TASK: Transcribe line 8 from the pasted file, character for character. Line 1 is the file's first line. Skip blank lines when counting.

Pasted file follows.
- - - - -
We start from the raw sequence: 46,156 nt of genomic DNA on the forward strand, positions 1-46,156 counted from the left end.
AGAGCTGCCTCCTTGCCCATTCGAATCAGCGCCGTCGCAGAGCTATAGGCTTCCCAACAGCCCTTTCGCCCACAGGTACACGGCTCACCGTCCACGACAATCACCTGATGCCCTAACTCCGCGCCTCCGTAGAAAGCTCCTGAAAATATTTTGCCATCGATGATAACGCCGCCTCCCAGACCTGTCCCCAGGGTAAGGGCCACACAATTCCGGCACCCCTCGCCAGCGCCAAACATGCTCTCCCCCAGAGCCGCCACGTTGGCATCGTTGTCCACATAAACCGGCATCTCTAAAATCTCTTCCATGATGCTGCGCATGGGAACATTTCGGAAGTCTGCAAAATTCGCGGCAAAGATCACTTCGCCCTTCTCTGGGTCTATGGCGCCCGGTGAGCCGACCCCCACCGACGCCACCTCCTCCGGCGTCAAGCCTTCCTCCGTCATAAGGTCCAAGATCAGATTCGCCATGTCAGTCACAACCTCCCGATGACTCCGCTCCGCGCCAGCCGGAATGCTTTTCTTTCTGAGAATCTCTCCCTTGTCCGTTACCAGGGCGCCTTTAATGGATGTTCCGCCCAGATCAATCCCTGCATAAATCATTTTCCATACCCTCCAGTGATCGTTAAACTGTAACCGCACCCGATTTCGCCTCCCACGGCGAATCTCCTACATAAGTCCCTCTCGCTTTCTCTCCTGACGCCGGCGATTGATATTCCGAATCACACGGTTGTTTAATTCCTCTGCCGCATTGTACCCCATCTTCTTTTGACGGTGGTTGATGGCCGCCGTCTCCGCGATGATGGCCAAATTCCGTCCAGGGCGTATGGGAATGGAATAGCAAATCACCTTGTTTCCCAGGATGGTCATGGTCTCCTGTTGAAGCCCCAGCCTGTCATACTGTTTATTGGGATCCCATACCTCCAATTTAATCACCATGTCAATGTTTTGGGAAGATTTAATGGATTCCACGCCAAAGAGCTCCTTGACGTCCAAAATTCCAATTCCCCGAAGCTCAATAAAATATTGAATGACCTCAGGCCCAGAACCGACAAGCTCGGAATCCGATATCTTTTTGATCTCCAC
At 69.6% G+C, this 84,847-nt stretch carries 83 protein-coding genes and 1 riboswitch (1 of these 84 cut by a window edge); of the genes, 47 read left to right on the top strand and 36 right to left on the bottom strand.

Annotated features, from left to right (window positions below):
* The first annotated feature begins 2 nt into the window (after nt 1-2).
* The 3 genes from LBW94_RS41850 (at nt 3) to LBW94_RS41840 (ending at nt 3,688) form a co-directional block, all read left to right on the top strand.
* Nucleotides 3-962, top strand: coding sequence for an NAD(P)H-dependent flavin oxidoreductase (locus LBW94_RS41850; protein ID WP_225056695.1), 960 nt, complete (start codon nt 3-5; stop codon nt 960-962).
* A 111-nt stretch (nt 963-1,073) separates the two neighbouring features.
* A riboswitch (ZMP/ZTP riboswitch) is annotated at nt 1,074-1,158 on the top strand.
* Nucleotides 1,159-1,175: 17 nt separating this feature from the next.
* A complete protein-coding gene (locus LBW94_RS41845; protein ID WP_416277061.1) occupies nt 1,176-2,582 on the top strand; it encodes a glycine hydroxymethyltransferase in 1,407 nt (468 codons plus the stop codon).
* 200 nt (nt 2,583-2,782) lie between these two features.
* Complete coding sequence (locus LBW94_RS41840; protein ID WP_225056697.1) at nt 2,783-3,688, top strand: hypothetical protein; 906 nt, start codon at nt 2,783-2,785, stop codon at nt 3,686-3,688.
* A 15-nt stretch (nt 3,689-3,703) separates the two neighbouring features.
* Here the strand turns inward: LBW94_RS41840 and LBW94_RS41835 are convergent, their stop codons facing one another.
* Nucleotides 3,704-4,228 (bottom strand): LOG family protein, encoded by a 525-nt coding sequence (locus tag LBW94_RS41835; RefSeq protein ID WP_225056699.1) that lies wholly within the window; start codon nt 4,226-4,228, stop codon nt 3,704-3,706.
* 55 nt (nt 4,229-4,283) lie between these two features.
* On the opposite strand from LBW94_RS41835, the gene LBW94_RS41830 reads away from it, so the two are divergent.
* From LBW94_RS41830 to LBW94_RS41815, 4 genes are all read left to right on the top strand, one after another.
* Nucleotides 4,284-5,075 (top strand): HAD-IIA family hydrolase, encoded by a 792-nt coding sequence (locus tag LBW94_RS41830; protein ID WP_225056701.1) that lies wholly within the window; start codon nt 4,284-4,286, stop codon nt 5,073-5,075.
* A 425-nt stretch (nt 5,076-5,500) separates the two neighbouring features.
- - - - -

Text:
* A 111-nt stretch (nt 963-1,073) separates the two neighbouring features.